Challenges of Corruption: Way Forward
Recently, India, with a score of 41, has been ranked 80th among 180 countries in the 2020 Corruption Perception Index (CPI) prepared by Transparency International. The report analyses that corruption is more pervasive in countries where big money can flow freely into electoral campaigns and where governments listen only to the voices of wealthy or well-connected individuals.
Even in democracies like India, unfair and opaque electoral financing and undue influence in decision-making and lobbying by powerful corporate interest groups, resulting in stagnation or decline in control of corruption.
Definition of Corruption
If you see the definition, there are different definitions of Corruption, which include:
- showing dishonest behaviour by public authorities (or)
- Abuse of entrusted power by public authorities for private gain etc.
- In essence, Corruption means a manifestation of erosion of ethical values in society.
Types of Corruption
- Political Corruption: Scams at the national level like Fodder Scam, 2G Scam, Common Wealth Games Scam, Coal-Mining Scam, and many scams in various states include Saradha chit fund scam in West Bengal and NRHM Scam in UP state etc are some examples.
- Bureaucratic Corruption: Many a bureaucrat made headline for their corrupt activities, a recent example includes an IAS couple in Madhya Pradesh.
- Judicial Corruption: Though no judge is found guilty of corruption so far, there were allegations of corruption against many judges including the former CJI Deepak Mishra etc. Supreme Court Advocate, Prashanth Bushan had gone an extra mile and openly accused that "half of 16 former CJIs are corrupt".
- Corporate Corruption: Corporate Scandals, for example, ICICI Bank Loan scam and Infosys CEO and CFO bribe fiasco etc.
- Foreign Corrupt practices: Bribing foreign officials for business gains etc.
Forms of corruption
There are various forms, which include bribery, extortion, nepotism, cronyism, parochialism, patronage, influence peddling, graft, and embezzlement.
Challenges of Corruption
Though numerous legal measures and governance reforms are initiated, it has been a constant challenge in coping with corruption. The challenges encompass:
- Lack of Integrity among Politicians
- Non-disclosure of Information
- Secrecy in Administration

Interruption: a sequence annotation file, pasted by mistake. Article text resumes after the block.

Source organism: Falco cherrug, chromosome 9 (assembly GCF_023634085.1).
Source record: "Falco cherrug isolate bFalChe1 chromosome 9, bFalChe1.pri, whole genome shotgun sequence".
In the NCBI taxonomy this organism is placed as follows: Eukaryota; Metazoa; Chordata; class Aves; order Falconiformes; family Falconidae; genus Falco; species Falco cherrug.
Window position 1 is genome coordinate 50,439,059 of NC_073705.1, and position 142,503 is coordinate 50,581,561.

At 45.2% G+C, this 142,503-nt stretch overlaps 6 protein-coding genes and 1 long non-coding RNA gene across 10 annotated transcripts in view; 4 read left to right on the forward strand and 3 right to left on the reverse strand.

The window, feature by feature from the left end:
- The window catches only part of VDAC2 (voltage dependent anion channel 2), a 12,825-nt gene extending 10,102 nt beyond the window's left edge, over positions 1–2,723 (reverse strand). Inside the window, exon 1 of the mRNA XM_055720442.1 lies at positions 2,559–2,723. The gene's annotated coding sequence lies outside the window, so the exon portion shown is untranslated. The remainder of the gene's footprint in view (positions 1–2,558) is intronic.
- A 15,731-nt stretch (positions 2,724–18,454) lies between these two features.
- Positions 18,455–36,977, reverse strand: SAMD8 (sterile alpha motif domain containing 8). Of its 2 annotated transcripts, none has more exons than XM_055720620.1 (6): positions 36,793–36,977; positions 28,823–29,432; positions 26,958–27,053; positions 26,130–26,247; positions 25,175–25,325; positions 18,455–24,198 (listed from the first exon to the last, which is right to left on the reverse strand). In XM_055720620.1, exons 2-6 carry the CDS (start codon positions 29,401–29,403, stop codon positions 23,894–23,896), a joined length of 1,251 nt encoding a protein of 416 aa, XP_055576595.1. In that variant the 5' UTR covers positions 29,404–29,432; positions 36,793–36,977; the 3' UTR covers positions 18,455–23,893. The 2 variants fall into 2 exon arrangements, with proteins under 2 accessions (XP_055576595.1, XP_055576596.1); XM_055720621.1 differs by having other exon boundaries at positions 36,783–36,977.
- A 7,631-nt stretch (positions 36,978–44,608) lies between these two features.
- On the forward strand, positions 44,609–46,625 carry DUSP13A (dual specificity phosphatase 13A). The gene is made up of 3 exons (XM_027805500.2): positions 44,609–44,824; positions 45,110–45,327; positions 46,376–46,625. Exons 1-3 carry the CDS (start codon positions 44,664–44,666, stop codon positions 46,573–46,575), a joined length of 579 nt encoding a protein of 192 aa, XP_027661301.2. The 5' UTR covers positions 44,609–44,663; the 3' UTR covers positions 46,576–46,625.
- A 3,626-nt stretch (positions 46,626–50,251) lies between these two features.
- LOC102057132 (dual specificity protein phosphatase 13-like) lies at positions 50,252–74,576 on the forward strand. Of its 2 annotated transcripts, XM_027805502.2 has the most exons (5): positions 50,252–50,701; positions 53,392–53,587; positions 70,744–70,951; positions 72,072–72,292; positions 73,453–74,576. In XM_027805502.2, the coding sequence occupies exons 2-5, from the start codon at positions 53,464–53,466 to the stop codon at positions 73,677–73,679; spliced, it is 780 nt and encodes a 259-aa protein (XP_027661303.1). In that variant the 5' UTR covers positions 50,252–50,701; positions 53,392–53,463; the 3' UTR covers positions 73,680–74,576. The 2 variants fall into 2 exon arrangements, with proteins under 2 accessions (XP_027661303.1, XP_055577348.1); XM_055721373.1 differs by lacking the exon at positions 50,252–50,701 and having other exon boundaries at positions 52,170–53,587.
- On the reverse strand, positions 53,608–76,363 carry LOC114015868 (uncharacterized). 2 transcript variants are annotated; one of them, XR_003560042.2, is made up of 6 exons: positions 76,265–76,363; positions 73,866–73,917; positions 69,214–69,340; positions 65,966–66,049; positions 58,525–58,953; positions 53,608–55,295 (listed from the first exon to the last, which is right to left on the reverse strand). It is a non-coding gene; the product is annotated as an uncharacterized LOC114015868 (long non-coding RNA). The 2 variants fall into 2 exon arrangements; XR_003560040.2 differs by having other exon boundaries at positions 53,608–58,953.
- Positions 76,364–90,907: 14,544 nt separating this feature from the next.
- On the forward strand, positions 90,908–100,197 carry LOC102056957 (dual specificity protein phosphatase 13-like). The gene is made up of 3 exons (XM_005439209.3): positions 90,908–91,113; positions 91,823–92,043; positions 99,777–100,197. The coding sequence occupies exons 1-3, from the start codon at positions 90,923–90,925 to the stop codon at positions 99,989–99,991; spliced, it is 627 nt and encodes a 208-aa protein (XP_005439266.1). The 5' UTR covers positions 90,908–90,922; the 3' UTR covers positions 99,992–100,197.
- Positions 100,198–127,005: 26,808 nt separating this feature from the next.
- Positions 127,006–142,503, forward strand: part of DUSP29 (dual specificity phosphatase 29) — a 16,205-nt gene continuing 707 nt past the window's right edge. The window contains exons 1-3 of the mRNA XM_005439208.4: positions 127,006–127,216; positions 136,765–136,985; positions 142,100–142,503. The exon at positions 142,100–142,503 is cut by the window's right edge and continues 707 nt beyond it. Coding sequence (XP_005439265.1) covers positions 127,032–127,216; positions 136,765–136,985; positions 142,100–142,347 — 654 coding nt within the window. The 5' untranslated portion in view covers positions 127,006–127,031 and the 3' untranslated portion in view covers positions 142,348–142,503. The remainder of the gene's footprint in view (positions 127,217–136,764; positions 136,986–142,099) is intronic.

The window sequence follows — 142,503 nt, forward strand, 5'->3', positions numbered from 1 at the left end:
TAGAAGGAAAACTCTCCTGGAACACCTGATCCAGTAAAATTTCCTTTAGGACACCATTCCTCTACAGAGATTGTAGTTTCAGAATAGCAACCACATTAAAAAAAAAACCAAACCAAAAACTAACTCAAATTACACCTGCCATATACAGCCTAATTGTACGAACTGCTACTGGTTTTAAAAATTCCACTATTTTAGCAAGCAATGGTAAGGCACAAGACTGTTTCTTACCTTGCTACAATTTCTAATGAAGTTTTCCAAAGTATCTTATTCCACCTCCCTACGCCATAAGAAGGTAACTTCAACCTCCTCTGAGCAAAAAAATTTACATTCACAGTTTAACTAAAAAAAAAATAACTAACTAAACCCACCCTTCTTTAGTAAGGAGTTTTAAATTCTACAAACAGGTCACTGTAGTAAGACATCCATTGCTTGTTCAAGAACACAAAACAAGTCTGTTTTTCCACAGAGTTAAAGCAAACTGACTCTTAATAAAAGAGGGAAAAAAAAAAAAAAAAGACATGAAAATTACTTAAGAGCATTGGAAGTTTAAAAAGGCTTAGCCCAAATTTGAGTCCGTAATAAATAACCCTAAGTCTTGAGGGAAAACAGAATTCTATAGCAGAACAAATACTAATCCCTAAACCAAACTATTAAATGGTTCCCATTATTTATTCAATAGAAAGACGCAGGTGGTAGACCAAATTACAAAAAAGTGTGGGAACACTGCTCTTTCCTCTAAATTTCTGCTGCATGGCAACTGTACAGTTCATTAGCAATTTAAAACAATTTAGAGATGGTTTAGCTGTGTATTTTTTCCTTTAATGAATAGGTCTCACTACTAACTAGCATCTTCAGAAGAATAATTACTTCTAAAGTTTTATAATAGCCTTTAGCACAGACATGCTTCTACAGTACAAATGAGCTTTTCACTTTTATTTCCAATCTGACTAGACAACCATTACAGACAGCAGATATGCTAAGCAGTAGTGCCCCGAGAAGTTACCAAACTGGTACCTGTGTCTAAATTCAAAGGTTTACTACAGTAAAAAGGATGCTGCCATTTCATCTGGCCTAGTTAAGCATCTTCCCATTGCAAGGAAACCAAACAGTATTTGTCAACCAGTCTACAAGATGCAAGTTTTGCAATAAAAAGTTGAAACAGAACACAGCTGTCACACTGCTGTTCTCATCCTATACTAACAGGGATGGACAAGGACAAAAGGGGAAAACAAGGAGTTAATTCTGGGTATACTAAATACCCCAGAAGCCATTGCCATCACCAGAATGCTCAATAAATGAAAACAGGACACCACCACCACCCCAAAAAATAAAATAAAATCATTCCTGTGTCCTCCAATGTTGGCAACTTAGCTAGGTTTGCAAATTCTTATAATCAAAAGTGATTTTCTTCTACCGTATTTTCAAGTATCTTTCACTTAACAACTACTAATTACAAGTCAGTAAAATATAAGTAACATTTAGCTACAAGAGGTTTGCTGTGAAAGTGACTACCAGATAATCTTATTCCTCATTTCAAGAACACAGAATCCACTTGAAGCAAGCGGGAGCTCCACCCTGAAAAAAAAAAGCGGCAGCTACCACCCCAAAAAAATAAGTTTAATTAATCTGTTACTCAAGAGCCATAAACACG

- Political control over enforcement authorities like CBI, CVC and ED etc.
- Ineffective enforcement of laws
- Social acceptance of corruption
- Lack of ethics among public authorities etc.
Impact of Corruption
Corruption is a global phenomenon that affects all countries. Corruption has a negative effect on the functioning of democratic institutions, human development and economic growth. It impacts a nation as mentioned below:
- Corruption is a threat to governance and the stability of young democracies like India. It weakens the State as it undermines its credibility and damages people's trust in state institutions.
- It undermines human development and severely impacts and derails a country's progress, including achievement of the Sustainable Development Goals (SDGs). By diverting public resources to private profits and reducing access to public services, corruption runs counter to the basic interests and needs of every society and poses a threat to economic development and social stability.
- It weakens economic growth. According to World Bank estimates, $1 to 2 trillion are lost to corruption every year. This is equal to 10 times the annual budget of all 34 Organization for Economic Cooperation and Development (OECD) countries combined.
Fighting corruption, therefore, requires strengthening the rule of law, good governance, and building strong institutions which are the foundation for sustainable development.
Strengthening of institutions with effective powers themselves acts as a disincentive to corruption. The following multi-pronged strategy will effectively contain corruption in India:
- SMART Governance- Simple, Moral, Accountable, Responsive and Transparent Governance facilitates clean governance.
- Constitutional Status To Lokpal And Central Vigilance Commissioner
- Enactment of National Judicial Appointments Commission Bill, 2014 to ensure transparency in appointment and transfer of judges to the higher judiciary in India.
- Constitutional protection to Whistleblowers.
- Remove safeguards and protection provided in prosecuting corrupt officials under Articles 309, 310 and 311 of the Constitution.
- Replace Oath of Secrecy with Oath of Transparency as recommended by National Commission to review the working of the Constitution (NCRWC) by amending Articles 75(4)and 164 (3).
- Streamlining Investigation and Prosecution, for example, strengthening and expanding the scope of Prevention of Corruption Act (Amendment) Act, 2018 to include corrupt practices amongst private entities (corruption entities) and foreign officials.
- Effective implementation of the Right to Information Act.
- Strengthening the ethical compass of Government employees with a clear Code of Ethics and Code of Conduct.
- Effective implementation of E-governance initiatives and Citizen charter.
- Enactment of Public Procurement Bill, 2012, which ensures transparency and efficiency, fair and equitable treatment to bidders, promotion of competition, fixing reasonable prices consistent with quality required, as well as mechanisms to avert corrupt practices.
- Showing conviction in putting in place the 2nd ARC Recommendations to Combat Corruption.
Fighting corruptions requires a multi-pronged strategy, which can be effective only with the participation and empowerment of citizens and the eternal vigilance of civil society.